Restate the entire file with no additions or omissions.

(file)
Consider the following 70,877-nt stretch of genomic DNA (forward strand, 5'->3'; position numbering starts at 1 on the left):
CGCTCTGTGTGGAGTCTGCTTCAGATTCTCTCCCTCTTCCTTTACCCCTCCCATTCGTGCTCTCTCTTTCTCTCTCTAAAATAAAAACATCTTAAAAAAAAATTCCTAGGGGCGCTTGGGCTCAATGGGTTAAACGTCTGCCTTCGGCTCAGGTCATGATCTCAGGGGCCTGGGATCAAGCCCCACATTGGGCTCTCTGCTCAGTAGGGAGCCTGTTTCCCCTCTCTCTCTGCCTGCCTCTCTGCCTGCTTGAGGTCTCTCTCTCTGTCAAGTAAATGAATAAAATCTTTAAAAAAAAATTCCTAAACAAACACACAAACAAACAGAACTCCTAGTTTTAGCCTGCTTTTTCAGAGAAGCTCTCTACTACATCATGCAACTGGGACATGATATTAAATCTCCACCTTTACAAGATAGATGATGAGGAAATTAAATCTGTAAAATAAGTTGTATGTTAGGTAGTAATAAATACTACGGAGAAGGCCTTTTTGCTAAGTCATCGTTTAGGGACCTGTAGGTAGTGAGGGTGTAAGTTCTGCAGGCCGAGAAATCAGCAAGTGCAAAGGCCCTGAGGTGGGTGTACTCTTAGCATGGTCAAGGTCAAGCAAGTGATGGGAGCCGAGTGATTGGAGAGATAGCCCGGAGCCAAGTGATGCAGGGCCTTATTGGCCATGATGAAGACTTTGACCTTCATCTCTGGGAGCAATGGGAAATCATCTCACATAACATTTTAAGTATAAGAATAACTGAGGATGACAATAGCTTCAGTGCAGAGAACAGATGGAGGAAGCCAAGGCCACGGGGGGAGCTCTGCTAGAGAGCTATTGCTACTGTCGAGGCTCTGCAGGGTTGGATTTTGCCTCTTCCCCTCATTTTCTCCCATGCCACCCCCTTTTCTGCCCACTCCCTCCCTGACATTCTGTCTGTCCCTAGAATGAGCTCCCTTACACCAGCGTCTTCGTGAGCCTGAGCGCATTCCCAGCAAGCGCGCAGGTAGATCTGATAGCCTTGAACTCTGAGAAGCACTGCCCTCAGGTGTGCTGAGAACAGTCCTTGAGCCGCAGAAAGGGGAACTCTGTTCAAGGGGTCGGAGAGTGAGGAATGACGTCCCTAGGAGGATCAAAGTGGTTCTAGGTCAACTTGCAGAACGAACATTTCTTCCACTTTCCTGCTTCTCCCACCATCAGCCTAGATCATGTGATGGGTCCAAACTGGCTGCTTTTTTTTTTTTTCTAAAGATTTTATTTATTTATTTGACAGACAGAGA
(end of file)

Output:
Consider the following 70,877-nt stretch of genomic DNA (forward strand, 5'->3'; position numbering starts at 1 on the left):
CGCTCTGTGTGGAGTCTGCTTCAGATTCTCTCCCTCTTCCTTTACCCCTCCCATTCGTGCTCTCTCTTTCTCTCTCTAAAATAAAAACATCTTAAAAAAAAATTCCTAGGGGCGCTTGGGCTCAATGGGTTAAACGTCTGCCTTCGGCTCAGGTCATGATCTCAGGGGCCTGGGATCAAGCCCCACATTGGGCTCTCTGCTCAGTAGGGAGCCTGTTTCCCCTCTCTCTCTGCCTGCCTCTCTGCCTGCTTGAGGTCTCTCTCTCTGTCAAGTAAATGAATAAAATCTTTAAAAAAAAATTCCTAAACAAACACACAAACAAACAGAACTCCTAGTTTTAGCCTGCTTTTTCAGAGAAGCTCTCTACTACATCATGCAACTGGGACATGATATTAAATCTCCACCTTTACAAGATAGATGATGAGGAAATTAAATCTGTAAAATAAGTTGTATGTTAGGTAGTAATAAATACTACGGAGAAGGCCTTTTTGCTAAGTCATCGTTTAGGGACCTGTAGGTAGTGAGGGTGTAAGTTCTGCAGGCCGAGAAATCAGCAAGTGCAAAGGCCCTGAGGTGGGTGTACTCTTAGCATGGTCAAGGTCAAGCAAGTGATGGGAGCCGAGTGATTGGAGAGATAGCCCGGAGCCAAGTGATGCAGGGCCTTATTGGCCATGATGAAGACTTTGACCTTCATCTCTGGGAGCAATGGGAAATCATCTCACATAACATTTTAAGTATAAGAATAACTGAGGATGACAATAGCTTCAGTGCAGAGAACAGATGGAGGAAGCCAAGGCCACGGGGGGAGCTCTGCTAGAGAGCTATTGCTACTGTCGAGGCTCTGCAGGGTTGGATTTTGCCTCTTCCCCTCATTTTCTCCCATGCCACCCCCTTTTCTGCCCACTCCCTCCCTGACATTCTGTCTGTCCCTAGAATGAGCTCCCTTACACCAGCGTCTTCGTGAGCCTGAGCGCATTCCCAGCAAGCGCGCAGGTAGATCTGATAGCCTTGAACTCTGAGAAGCACTGCCCTCAGGTGTGCTGAGAACAGTCCTTGAGCCGCAGAAAGGGGAACTCTGTTCAAGGGGTCGGAGAGTGAGGAATGACGTCCCTAGGAGGATCAAAGTGGTTCTAGGTCAACTTGCAGAACGAACATTTCTTCCACTTTCCTGCTTCTCCCACCATCAGCCTAGATCATGTGATGGGTCCAAACTGGCTGCTTTTTTTTTTTTTCTAAAGATTTTATTTATTTATTTGACAGACAGAGA